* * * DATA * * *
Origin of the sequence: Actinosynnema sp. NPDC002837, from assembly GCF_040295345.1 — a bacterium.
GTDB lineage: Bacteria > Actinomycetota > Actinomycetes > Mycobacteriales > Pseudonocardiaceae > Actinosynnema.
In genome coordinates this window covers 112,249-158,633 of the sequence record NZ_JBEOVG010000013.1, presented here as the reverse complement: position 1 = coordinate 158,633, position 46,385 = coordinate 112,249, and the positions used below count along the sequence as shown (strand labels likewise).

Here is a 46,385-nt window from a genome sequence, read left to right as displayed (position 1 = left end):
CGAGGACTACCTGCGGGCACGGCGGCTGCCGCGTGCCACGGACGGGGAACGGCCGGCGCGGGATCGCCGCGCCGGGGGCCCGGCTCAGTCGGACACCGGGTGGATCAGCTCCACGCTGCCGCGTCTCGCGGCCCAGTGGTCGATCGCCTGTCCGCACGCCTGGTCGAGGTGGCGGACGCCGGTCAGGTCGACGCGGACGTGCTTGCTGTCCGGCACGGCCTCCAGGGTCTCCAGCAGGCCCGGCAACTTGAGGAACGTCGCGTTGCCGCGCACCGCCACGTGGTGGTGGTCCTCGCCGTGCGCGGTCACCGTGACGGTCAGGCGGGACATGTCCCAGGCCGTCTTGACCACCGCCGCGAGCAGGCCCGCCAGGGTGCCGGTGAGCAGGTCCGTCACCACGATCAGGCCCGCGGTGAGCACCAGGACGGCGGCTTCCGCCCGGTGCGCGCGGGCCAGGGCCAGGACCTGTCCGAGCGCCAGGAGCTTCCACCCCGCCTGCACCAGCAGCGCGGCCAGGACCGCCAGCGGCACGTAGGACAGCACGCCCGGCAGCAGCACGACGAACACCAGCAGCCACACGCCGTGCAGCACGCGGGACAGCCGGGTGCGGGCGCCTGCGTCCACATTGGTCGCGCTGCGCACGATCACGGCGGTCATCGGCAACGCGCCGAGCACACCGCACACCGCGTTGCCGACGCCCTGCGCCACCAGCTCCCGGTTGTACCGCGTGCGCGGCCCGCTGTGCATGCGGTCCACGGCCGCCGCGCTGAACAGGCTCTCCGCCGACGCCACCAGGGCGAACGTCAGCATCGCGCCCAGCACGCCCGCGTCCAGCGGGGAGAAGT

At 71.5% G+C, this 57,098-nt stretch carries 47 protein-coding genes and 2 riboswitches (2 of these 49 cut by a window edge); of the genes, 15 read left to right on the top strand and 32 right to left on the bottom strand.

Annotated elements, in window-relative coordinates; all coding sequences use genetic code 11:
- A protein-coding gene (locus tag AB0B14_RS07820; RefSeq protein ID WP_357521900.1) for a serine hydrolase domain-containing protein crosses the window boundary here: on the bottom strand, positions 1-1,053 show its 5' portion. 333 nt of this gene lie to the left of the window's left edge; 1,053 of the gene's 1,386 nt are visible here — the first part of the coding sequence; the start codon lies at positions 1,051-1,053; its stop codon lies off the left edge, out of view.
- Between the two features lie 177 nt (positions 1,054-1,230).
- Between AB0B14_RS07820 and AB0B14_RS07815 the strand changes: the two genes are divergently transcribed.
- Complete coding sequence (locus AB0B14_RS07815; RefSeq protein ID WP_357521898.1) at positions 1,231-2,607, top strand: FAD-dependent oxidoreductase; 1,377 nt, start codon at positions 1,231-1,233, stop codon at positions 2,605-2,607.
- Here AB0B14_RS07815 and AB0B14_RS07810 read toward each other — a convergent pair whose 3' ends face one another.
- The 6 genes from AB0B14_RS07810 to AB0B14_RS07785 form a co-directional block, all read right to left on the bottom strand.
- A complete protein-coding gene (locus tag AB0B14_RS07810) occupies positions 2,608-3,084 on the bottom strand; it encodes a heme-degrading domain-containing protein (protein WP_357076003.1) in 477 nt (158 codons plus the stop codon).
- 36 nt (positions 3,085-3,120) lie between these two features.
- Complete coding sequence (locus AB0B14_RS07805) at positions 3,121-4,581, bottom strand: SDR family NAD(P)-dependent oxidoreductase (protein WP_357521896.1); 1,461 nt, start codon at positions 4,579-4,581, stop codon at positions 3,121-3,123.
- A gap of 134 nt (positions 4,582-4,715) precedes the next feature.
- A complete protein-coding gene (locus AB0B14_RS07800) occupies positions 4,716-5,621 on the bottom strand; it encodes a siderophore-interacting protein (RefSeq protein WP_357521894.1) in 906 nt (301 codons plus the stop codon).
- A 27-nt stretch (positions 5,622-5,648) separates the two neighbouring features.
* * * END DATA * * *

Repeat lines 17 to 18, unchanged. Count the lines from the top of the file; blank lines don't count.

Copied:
- A gap of 134 nt (positions 4,582-4,715) precedes the next feature.
- A complete protein-coding gene (locus AB0B14_RS07800) occupies positions 4,716-5,621 on the bottom strand; it encodes a siderophore-interacting protein (RefSeq protein WP_357521894.1) in 906 nt (301 codons plus the stop codon).